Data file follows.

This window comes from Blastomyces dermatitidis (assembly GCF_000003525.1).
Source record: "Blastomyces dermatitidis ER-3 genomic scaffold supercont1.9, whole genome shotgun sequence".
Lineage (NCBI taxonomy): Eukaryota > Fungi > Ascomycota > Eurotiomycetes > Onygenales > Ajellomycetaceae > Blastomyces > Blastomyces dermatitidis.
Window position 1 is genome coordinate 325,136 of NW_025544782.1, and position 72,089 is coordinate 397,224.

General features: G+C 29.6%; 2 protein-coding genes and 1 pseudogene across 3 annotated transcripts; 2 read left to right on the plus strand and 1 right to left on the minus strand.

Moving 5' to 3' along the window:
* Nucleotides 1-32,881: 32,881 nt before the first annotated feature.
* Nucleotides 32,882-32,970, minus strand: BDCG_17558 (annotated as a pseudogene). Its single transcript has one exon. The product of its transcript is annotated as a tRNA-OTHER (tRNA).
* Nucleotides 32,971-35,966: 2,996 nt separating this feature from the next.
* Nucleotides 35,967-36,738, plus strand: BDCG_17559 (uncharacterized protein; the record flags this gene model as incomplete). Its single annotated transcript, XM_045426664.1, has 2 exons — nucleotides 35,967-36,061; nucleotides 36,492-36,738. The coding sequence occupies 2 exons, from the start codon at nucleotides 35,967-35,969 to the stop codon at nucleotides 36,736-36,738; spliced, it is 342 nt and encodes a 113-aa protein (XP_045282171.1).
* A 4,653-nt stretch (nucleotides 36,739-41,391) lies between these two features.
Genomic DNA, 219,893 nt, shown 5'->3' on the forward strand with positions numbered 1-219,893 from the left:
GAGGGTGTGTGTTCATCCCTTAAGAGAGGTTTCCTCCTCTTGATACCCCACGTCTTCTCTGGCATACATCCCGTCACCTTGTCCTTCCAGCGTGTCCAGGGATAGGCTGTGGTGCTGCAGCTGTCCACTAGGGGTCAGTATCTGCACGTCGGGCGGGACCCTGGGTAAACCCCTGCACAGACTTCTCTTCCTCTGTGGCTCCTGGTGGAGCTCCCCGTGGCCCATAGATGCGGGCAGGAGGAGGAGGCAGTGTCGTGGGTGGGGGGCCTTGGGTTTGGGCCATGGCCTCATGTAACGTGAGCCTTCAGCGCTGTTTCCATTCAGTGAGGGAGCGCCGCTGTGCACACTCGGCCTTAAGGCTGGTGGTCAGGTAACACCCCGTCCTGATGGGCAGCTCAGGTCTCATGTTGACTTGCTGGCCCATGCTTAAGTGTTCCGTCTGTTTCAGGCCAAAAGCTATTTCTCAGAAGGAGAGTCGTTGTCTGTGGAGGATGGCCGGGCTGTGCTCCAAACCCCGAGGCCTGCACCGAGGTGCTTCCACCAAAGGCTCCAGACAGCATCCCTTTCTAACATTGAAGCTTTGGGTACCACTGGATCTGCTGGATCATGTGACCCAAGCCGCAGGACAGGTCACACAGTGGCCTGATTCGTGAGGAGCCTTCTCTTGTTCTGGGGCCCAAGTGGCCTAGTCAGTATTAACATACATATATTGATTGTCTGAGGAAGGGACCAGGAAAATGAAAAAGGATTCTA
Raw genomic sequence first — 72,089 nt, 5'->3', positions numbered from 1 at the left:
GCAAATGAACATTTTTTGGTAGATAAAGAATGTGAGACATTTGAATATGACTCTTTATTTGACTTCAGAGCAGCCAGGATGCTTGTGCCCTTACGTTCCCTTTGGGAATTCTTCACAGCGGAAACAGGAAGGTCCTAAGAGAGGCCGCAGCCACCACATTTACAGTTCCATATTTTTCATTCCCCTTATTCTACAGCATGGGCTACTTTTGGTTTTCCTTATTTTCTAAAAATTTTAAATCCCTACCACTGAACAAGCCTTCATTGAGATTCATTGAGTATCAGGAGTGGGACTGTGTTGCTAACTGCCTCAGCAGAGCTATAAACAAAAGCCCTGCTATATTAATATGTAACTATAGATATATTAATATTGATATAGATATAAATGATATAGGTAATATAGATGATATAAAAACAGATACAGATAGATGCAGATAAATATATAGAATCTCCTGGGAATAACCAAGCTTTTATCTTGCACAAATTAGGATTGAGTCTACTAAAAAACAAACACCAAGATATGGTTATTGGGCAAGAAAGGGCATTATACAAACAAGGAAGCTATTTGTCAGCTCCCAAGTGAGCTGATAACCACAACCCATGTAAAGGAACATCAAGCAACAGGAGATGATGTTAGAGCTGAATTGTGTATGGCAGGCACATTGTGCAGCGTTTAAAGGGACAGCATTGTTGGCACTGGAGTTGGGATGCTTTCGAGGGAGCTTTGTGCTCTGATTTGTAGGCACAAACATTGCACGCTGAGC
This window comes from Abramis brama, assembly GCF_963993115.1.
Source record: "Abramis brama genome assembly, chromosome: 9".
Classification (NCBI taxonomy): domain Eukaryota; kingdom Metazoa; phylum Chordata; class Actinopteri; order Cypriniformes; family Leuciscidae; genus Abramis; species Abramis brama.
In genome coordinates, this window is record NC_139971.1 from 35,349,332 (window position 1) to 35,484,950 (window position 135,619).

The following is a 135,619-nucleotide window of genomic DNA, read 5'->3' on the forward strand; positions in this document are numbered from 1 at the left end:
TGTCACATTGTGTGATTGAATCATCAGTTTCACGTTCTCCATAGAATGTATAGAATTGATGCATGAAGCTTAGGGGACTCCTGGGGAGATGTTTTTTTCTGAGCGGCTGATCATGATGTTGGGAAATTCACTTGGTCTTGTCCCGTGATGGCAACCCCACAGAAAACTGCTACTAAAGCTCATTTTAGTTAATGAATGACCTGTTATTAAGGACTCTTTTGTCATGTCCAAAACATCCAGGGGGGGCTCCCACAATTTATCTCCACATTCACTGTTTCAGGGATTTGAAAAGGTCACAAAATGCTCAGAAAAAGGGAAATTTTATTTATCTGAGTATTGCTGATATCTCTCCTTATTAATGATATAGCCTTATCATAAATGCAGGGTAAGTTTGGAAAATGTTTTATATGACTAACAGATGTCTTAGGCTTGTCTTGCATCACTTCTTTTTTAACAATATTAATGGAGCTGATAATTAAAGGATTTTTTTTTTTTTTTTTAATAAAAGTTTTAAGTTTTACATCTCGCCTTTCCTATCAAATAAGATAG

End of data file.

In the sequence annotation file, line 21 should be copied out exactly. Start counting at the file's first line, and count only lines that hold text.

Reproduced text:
TGTCACATTGTGTGATTGAATCATCAGTTTCACGTTCTCCATAGAATGTATAGAATTGATGCATGAAGCTTAGGGGACTCCTGGGGAGATGTTTTTTTCTGAGCGGCTGATCATGATGTTGGGAAATTCACTTGGTCTTGTCCCGTGATGGCAACCCCACAGAAAACTGCTACTAAAGCTCATTTTAGTTAATGAATGACCTGTTATTAAGGACTCTTTTGTCATGTCCAAAACATCCAGGGGGGGCTCCCACAATTTATCTCCACATTCACTGTTTCAGGGATTTGAAAAGGTCACAAAATGCTCAGAAAAAGGGAAATTTTATTTATCTGAGTATTGCTGATATCTCTCCTTATTAATGATATAGCCTTATCATAAATGCAGGGTAAGTTTGGAAAATGTTTTATATGACTAACAGATGTCTTAGGCTTGTCTTGCATCACTTCTTTTTTAACAATATTAATGGAGCTGATAATTAAAGGATTTTTTTTTTTTTTTTTAATAAAAGTTTTAAGTTTTACATCTCGCCTTTCCTATCAAATAAGATAG